Pronounced: dih-GUST, verb

Notes: Pretty close to disgust, but it’s not that word

Yesterday’s word

The word roué means “a man devoted to a life of sensual pleasure; rake”

First usage

Our word came into English in the late 1700s

Background / Comments

Yesterday, I noted that most people have heard this word: if you’ve ever seen the film The Sound of Music, you have heard the word. When the oldest girl, Liesl, sneaks out of the house meets with Rolfe, they sing Sixteen Going on Seventeen. In the first part of the song, Rolfe is trying to impress Liesl of her naïveté says “…fellows will fall in line – eager young lads, and roués, and cads will offer you food and wine. Totally unprepared are you…” At first, I could not remember the word, but then the above line came back to me. As you might guess, our word is a French word; it began to take on its meaning when it was used to refer to the disreputable (libertine) companions of Philippe II. The word roué literally means “broken on the wheel”, and came from the Latin word rota (wheel). The wheel was an instrument of punishment, so the word was used for people who were deserving of that punishment.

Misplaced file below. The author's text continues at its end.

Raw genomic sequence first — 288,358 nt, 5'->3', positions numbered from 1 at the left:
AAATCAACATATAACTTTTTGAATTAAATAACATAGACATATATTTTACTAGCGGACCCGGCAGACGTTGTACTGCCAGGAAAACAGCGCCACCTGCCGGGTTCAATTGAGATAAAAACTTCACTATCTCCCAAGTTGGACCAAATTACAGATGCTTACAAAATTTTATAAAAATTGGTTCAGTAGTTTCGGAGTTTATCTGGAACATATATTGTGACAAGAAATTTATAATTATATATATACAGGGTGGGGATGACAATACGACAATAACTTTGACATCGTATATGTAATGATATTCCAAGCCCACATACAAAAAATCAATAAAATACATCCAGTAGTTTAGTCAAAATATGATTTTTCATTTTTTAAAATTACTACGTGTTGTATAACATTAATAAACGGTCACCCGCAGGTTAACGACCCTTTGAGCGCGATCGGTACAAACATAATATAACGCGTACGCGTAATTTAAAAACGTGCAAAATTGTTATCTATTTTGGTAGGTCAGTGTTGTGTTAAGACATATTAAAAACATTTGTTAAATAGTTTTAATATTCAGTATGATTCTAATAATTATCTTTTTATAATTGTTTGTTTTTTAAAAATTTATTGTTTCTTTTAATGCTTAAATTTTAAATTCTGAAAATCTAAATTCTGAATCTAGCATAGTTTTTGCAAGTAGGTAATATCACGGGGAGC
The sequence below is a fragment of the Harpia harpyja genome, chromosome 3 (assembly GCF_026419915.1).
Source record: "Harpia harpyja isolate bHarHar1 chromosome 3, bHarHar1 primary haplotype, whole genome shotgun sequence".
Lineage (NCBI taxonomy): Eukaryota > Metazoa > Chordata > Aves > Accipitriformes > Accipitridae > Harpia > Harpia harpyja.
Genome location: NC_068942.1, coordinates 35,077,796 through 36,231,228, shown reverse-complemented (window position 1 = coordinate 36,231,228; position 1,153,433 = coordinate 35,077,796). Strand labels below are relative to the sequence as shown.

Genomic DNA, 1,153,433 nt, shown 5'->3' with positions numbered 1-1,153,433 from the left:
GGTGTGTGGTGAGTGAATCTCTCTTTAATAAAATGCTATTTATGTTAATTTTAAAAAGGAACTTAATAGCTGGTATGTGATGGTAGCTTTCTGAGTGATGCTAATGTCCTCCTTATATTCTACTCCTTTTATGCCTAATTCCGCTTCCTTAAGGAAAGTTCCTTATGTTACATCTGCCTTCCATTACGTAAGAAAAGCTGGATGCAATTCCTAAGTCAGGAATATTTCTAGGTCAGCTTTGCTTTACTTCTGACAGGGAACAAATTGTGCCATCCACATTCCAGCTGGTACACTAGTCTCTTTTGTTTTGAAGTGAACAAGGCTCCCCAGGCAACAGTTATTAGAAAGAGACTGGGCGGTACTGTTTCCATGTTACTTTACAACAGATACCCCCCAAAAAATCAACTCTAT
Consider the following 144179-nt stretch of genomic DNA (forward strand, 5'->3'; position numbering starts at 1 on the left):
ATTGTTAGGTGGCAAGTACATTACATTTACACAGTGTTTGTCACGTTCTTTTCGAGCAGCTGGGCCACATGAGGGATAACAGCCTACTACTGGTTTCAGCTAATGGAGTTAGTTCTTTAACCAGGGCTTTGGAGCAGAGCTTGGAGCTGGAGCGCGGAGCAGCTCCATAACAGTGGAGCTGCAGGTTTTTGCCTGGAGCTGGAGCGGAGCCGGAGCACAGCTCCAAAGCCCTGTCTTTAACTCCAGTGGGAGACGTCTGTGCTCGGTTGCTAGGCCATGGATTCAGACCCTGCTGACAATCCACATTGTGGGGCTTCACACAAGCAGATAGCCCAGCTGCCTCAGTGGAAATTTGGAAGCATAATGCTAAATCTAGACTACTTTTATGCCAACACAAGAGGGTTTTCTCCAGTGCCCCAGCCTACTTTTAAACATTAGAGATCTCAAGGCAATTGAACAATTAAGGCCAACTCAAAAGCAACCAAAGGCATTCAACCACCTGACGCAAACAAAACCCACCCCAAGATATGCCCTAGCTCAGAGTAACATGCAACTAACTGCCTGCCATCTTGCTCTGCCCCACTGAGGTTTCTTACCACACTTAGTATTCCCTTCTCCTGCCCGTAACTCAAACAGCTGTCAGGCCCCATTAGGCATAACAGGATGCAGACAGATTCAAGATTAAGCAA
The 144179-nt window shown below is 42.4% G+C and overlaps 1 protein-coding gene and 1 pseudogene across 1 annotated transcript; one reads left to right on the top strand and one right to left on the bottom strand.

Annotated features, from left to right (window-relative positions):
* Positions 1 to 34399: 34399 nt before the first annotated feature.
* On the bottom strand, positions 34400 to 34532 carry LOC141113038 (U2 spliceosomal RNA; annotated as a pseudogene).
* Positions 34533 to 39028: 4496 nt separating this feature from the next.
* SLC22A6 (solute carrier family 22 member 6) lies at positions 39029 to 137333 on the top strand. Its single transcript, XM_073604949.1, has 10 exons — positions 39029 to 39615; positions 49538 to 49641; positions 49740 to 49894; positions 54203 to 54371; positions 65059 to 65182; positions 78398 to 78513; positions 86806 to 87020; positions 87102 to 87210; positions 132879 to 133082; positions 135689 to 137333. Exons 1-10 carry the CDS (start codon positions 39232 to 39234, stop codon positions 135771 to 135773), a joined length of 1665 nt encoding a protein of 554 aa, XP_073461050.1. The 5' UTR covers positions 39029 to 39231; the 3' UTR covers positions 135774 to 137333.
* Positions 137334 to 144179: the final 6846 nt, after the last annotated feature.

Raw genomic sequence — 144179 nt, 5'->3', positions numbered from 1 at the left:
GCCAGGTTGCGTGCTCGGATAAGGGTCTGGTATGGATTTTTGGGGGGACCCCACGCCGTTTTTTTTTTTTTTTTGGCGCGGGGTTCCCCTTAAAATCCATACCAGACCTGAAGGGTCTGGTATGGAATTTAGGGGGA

Published by Richard

Christian, lover-of-knowledge, Texan, and other things.

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